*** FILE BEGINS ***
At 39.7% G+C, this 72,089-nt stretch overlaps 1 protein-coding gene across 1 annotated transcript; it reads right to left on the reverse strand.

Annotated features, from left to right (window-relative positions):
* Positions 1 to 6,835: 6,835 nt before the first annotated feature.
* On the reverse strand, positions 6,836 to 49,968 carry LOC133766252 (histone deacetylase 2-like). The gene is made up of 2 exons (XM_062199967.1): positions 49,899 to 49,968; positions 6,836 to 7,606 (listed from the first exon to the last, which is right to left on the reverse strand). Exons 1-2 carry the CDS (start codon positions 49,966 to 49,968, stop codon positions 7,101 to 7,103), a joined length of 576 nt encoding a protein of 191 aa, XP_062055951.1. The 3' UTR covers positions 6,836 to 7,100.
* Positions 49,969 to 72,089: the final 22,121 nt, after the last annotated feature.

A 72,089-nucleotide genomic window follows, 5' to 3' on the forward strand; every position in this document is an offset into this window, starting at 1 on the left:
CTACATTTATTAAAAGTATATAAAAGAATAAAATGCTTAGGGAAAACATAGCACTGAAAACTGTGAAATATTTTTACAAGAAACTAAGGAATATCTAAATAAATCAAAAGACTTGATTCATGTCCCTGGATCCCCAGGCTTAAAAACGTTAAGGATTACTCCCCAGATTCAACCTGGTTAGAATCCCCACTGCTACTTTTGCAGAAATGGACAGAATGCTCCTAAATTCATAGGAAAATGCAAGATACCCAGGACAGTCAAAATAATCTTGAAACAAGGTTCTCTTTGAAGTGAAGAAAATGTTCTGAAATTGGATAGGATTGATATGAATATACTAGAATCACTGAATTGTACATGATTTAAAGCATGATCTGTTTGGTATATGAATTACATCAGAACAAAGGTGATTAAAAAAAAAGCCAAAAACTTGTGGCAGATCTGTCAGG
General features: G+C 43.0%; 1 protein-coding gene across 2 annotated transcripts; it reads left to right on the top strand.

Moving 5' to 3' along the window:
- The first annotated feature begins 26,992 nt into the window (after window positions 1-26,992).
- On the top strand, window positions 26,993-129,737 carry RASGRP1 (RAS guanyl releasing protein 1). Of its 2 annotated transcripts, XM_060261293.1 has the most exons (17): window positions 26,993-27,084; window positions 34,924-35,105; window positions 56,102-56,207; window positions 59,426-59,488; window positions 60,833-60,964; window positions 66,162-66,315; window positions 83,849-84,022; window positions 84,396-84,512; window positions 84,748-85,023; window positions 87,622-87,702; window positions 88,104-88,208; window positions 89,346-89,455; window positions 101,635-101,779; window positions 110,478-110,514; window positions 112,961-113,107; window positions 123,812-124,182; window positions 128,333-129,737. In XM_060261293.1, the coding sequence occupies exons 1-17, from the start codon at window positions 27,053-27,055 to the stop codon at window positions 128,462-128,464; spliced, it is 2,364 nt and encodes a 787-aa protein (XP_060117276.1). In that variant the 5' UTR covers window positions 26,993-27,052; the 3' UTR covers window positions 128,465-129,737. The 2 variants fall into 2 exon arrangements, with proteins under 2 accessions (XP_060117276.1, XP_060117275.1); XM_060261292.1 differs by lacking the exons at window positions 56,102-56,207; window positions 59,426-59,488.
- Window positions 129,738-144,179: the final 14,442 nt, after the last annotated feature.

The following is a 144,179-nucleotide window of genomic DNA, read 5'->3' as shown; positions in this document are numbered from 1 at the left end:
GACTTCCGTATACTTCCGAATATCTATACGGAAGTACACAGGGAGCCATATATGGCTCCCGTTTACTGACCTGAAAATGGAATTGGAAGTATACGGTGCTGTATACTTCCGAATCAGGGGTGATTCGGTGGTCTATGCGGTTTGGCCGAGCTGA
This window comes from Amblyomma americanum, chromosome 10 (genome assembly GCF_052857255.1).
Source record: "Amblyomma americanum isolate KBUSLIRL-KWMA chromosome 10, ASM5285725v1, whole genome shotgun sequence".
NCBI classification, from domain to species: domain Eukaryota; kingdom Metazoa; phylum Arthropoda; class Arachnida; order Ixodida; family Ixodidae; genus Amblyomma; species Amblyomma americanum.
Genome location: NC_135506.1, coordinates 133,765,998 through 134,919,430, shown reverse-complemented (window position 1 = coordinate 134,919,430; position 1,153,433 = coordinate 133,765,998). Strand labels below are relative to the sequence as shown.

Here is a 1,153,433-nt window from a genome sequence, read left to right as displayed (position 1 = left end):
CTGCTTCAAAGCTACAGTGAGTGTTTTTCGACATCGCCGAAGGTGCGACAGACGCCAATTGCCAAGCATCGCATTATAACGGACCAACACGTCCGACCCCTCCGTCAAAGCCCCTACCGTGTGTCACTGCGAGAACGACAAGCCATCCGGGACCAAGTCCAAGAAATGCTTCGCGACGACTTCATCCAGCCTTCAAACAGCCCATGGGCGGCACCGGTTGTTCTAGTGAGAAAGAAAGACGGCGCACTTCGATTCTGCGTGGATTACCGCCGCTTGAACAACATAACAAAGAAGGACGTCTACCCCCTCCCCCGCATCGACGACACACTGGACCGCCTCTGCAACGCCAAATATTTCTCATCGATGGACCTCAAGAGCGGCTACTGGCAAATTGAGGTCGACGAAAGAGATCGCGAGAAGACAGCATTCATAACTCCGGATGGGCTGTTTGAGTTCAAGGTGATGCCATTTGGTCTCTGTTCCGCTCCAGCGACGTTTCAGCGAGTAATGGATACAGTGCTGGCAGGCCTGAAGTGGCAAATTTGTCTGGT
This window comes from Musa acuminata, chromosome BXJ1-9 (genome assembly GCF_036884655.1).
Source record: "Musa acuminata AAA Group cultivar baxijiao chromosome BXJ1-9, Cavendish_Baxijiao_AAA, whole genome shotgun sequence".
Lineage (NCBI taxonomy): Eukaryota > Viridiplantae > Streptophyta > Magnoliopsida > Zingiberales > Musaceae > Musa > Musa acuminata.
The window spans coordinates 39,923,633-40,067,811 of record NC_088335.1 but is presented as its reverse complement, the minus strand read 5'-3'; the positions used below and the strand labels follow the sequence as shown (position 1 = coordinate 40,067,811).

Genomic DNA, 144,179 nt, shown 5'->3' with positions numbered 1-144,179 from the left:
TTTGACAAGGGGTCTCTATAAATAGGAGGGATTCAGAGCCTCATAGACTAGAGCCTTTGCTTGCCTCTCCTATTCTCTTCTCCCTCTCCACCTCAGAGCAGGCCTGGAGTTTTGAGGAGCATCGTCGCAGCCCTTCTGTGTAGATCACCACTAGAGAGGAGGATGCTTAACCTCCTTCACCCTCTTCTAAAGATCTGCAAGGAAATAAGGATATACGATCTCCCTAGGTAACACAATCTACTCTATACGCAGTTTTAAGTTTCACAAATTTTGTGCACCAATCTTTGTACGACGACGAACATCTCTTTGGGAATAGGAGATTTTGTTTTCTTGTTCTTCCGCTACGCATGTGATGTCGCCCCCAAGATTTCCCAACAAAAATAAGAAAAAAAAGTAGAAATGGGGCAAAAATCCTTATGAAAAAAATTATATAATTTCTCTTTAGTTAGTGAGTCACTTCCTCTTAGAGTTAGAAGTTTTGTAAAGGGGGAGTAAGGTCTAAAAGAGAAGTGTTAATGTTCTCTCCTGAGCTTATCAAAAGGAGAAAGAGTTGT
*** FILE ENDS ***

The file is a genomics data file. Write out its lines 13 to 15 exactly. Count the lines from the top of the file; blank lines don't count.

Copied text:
The following is a 144,179-nucleotide window of genomic DNA, read 5'->3' as shown; positions in this document are numbered from 1 at the left end:
GACTTCCGTATACTTCCGAATATCTATACGGAAGTACACAGGGAGCCATATATGGCTCCCGTTTACTGACCTGAAAATGGAATTGGAAGTATACGGTGCTGTATACTTCCGAATCAGGGGTGATTCGGTGGTCTATGCGGTTTGGCCGAGCTGA
This window comes from Amblyomma americanum, chromosome 10 (genome assembly GCF_052857255.1).